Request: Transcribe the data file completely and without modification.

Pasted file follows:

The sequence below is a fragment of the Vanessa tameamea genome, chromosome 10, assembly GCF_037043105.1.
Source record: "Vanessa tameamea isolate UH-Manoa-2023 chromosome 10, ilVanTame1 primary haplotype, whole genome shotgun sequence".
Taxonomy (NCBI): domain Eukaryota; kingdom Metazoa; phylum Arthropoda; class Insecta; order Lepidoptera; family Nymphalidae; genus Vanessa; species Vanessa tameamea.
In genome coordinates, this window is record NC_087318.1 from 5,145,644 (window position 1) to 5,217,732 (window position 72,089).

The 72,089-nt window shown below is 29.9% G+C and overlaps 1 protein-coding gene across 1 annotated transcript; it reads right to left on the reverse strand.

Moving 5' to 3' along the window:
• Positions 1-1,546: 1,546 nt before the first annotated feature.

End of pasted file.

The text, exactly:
The sequence below is a fragment of the Vanessa tameamea genome, chromosome 10, assembly GCF_037043105.1.
Source record: "Vanessa tameamea isolate UH-Manoa-2023 chromosome 10, ilVanTame1 primary haplotype, whole genome shotgun sequence".
Taxonomy (NCBI): domain Eukaryota; kingdom Metazoa; phylum Arthropoda; class Insecta; order Lepidoptera; family Nymphalidae; genus Vanessa; species Vanessa tameamea.
In genome coordinates, this window is record NC_087318.1 from 5,145,644 (window position 1) to 5,217,732 (window position 72,089).

The 72,089-nt window shown below is 29.9% G+C and overlaps 1 protein-coding gene across 1 annotated transcript; it reads right to left on the reverse strand.

Moving 5' to 3' along the window:
• Positions 1-1,546: 1,546 nt before the first annotated feature.